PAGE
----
Days when she isn’t shooting, she’s up at 6 a.m. doing housework on tiptoe while I sleep. After a while she can’t stand the quiet and wakes me up. Today, she woke me up because she was scheduled for an interview at one and she was worrying about it. Big Paula does a great interview, she’s great on quiz shows and TV, hut little Paula worries. She wants to run away, she’s scared the “uglies” are going to get her. Sometimes she has nightmares about the “uglies.”

You want to know what else is different about being married to a movie star? Well, movie stardom is really beyond both of our comprehensions—and so is the money that goes with it. In fact, we still save pennies. Paula’s very high right now on savings stamps. She shops at stores where she can get them, brings them home and pastes them in little books. So far she’s translated those books into a bathroom scale, a toaster and assorted pillows.

You won’t believe it, but Paula has a dress, a very attractive dark beige dress with high neck and long sleeves. I think it’s just great. Well, she had that dress in tenth grade, she had it in college and now about every three months she drags it out and wears it to some fancy party.

“Are you ashamed?” she’ll ask me. But the fact is, the dress looks great on Paula and I always think it’s new.

Here’s another example. When Paula needed some new evening slippers recently, she went looking all over and ended up at the five-and-ten where she bought a pair of plastic shoes for one dollar and nineteen cents. Of course they fell apart the second time she wore them, but she still wears them around the house. And she lugs all our laundry down to the laundromat. She even makes a special trip just to wash jeans and tennis shoes when we’ve been to the beach. I think she likes to use those new detergent tablets. We saw the ad on television and she couldn’t wait to get to the laundromat.

Maybe if the checks came made out to Paula Ragusa they’d mean more, but they come made out to Paula Prentiss, a strictly made-up name. You know, half the time I think Paula believes it’s made-up money. And I certainly thought her making it would bother me. After all. the American plan is for the man of the family to make the money and support his wife. It worried me. We discussed it. Paula just simply said that it couldn’tmake any difference, and it doesn’t. She doesn’t think of this money as hers. It’s sort of a gift for doing something she enjoys—and something she does so well. As a matter of fact, we worked together not too long ago at UCLA in “Measure for Measure,” and we each received the Equity minimum—$87.50. That has reality. That size check we can both understand. But when we stay at a hotel in New York and check over the bill the studio is paying, we go into a state of shock. Now I’m not knocking on-the-house luxury—it’s great—but sometimes it can trap you. On our last trip back from New York, we stopped in Chicago—Evanston really—to see some of the kids from school. It was a purely personal trip, hut studio representatives met us at the airport and took us out to the Orrington, a hotel just around the corner from where we’d both lived when we were on campus. It was all very pleasant. One of the publicity men somehow took over all the hotel arrangements—but he also asked Paula if she’d do some publicity work the next morning. For once I didn’t read her reaction fast enough.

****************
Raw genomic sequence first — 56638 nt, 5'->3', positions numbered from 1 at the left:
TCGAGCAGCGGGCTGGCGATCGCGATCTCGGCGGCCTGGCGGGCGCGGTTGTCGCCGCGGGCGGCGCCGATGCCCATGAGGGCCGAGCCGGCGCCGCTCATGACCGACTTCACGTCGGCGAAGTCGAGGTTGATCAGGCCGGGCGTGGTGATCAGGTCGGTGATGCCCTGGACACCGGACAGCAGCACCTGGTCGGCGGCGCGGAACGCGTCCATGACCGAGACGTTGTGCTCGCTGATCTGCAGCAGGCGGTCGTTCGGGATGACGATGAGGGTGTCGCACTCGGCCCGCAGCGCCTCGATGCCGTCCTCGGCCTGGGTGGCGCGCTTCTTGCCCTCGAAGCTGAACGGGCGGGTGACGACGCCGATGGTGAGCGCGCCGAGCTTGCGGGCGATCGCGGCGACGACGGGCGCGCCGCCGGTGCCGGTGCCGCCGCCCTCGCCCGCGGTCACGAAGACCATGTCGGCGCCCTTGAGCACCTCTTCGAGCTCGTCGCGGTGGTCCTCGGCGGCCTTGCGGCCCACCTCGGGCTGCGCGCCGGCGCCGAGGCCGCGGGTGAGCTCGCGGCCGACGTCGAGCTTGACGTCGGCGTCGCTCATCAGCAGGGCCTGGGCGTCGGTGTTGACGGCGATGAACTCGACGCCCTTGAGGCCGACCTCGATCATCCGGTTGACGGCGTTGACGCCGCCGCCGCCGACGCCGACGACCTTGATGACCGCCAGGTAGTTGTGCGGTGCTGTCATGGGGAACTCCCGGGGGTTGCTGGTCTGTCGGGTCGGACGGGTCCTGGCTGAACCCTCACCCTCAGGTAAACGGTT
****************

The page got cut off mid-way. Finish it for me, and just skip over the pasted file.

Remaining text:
The minute he was out of the room, she cried, “I just want to see people. I don’t want the studio paying our hotel bill. If we let them take care of everything, we’ll find we can’t do anything on our own, personally. without being someone’s property. We have to do things ourselves, Dick!”

And of course she’s absolutely right. We phoned the Coast at once, made our position clear, and from here on out we’ll he more careful. No one can run your life for you. and this is the one danger that I can see in Paula’s success. The studio is so careful of their stars, so considerate, so parental, so helpful—but some decisions have to be your own. As she says, “I want my own life.” That’s something my girl understood from the first. She gets confused about everything but basic values.